A couple of Augusts ago, Capcom dropped the first Resident Evil 5 gameplay videos on an unsuspecting Internet. Perplexed that zombies in Africa would for some reason look like dead Africans (the Afro-Caribbean origin of the zombie tradition itself notwithstanding), the knee-jerk wing of the Web reacted with predictable vitriol to its contents: footage of Resident Evil series veteran Chris Redfield in an intra-apocalyptic Africa, beset by hordes of mutant zombies fashioned from the locals.
Of course, this had less to do with any kind of actual card-carrying racism on the part of Capcom’s RE5 team and more to do with the aforementioned reactionaries’ Limbaugh-like desire for attention. While the debate still rages, the tide of opinion seems to be turning in favor of the “You don’t seriously believe that?” crowd.
Just like its last few dozen iterations, Resident Evil 5 is a game about Mustache-Twirlingly Evil Corporation A unleashing Mutant Zombie Apocalypse Virus B on Unsuspecting Population C and forcing a “Lucky” Few Survivors and/or Special Ops Team D to fight Genre-Appropriate Monsters E, F, and G in Linear Genre-Appropriate Settings H, I, and J. The only difference is the application of Location-Specific Palette-Swap K, which in this case is set to a continent whose Population C just happen to have a higher melanin count than half of its player-controllable Special Ops Team D.
Resident Evil 5 isn’t racist against Africans any more than Dino Crisis was racist against velociraptors or The Day of the Triffids was racist against corn. It is, however, a boring, frustrating experience, mostly because of the application of Overused Survival Horror Tropes L, M, and N, Infuriating Interface O, and Enraging Control Scheme P.
Capcom must fervently believe in the dangers of technologically forced mutation that the Resident Evil series espouses, as they apparently see every new console generation as a challenge to restrain unchecked advancement. Despite the incremental advance in its standard-issue gameplay—a tiny augmentation of RE4’s control scheme here, an iteration of Umbrella Chronicles’ rail-shooting there—RE5 is only audacious in its sameness, a Greatest Hits of Resident Evils past run through the brightness filter of an African noon.
It would be perversely forgivable if Resident Evil 5 was a frustrating mess; at least then Capcom would have the difference between intent and results on its side. No, RE5 is instead a fine-tuned engine of frustration and boredom 13 years in the making. While other franchises live or die by their growth and evolution, RE5 single-mindedly plods down the same path as its predecessors, parleying brand recognition into financial success while steadfastly refusing to modify the core elements that are now of questionable necessity.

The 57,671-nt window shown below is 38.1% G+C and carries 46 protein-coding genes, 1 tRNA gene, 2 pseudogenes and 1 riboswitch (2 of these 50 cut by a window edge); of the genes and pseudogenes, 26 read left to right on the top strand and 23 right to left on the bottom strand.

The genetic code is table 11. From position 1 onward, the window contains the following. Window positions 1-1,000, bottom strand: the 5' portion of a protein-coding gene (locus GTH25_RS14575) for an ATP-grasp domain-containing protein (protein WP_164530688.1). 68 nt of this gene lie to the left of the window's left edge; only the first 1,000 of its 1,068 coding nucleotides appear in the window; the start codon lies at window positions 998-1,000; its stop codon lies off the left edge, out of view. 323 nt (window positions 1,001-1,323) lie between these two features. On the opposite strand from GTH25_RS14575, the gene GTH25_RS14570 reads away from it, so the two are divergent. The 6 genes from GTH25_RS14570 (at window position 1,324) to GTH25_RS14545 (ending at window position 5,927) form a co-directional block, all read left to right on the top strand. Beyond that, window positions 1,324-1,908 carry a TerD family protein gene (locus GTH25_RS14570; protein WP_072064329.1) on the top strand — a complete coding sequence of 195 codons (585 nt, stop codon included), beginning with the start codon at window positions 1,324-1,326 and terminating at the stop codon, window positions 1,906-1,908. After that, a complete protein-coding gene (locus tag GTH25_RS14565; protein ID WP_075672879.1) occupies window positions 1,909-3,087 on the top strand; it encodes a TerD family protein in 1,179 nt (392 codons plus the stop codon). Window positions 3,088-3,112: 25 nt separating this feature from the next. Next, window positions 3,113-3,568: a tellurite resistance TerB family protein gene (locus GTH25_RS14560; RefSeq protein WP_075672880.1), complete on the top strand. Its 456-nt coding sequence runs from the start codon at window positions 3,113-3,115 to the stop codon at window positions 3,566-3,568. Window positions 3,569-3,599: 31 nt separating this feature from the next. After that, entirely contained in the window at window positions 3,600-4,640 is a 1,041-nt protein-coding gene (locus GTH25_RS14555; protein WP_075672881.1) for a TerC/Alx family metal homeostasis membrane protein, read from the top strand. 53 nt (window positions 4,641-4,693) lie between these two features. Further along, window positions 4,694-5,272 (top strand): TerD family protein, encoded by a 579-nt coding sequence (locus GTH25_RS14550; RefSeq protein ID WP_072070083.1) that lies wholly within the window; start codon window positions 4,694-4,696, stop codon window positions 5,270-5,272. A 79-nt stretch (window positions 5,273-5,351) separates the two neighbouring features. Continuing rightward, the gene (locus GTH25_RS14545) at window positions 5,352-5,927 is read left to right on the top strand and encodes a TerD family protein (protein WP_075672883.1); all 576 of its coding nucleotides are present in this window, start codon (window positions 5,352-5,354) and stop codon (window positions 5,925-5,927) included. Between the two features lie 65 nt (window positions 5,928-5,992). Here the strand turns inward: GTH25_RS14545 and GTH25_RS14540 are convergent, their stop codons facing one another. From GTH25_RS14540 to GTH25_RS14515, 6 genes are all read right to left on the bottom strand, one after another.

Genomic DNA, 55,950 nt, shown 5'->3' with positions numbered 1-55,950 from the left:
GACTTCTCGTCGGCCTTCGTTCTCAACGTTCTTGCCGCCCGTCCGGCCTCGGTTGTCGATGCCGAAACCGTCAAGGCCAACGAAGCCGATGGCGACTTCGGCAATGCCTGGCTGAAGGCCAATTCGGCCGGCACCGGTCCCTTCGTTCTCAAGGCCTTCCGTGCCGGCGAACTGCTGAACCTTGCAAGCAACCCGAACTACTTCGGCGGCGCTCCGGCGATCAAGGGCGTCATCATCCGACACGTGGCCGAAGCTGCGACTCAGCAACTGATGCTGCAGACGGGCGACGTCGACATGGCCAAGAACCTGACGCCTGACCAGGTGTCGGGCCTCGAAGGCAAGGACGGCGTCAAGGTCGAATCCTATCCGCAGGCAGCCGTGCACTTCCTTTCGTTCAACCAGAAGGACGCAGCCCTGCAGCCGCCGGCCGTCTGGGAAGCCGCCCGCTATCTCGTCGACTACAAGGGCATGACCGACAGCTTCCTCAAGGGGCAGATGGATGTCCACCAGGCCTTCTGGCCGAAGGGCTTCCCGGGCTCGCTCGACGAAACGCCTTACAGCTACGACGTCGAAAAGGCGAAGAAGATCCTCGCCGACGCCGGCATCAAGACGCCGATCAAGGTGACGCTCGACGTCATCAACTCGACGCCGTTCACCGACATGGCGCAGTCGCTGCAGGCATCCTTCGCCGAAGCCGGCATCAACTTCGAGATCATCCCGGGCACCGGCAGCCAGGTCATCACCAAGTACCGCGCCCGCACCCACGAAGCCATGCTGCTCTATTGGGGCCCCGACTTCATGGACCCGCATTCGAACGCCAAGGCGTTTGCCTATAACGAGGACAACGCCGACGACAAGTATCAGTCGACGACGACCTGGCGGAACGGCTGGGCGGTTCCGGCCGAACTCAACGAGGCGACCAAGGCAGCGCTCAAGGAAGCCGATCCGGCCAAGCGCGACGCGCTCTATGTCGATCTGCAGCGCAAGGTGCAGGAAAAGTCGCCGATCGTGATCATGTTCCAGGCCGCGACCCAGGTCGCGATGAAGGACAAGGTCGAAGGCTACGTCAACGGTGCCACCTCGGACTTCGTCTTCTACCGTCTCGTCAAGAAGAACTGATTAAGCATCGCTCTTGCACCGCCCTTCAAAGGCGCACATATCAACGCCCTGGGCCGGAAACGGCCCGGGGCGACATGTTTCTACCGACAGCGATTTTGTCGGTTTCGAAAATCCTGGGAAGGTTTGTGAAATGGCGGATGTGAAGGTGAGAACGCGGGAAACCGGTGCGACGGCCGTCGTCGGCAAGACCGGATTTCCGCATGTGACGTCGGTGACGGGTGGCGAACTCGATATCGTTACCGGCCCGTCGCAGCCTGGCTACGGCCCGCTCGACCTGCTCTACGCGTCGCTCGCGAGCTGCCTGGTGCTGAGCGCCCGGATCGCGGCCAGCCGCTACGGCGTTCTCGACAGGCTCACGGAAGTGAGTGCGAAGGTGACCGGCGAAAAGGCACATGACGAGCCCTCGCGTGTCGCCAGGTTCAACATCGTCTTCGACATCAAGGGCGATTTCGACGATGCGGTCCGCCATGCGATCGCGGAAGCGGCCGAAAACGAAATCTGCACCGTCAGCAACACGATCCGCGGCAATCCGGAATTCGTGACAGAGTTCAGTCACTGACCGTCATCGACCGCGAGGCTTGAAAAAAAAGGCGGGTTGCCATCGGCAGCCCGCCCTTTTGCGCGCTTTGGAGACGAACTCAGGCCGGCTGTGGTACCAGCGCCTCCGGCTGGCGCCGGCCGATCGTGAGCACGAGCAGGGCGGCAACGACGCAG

After a few hours of facing the same old horrors that Resident Evil players have been dealing with since 1996, I found myself less feeling like the tongue-in-cheek Great White Hunter that the reactionaries feared RE5 would engender in its players and more like a jaded Victorian burnout.
“Oh, look,” I’d mutter to myself seconds before an instant kill. “An albino alligator. That must mean it’s angry and wants to eat me. Of course, all alligators probably would eat me if given the chance, so that’s really a moot—oh, now I’ve been eaten. What a bother.”
“And here’s a man made of worms,” I’d say while trying to convince the trademark Resident Evil Control Scheme of Unending Torment that I wanted to switch weapons before the worm-man did horrible things to me. (NOTE TO CAPCOM: With 16 buttons and two analog sticks per controller, weapon use shouldn’t require two buttons. Putting that kind of hindrance in your game is like putting a restrictor plate on a riding lawn mower because your grass isn’t evolving fast enough to make mowing a proper chore.) “Isn’t that just smashing? Oh, now he’s burst into flame. Bully for him.”
Of course, I’m probably alone in this. The gaming community at large is wrapped up in the idea of RE5’s two-player online cooperative mode, as though the rudimentary strategy and the shared experience are an even trade-off for another mouth to feed and another weapon to try to keep loaded long enough to survive. At the risk of sounding like I’m about to kick some kids off my lawn, I say let ’em have it.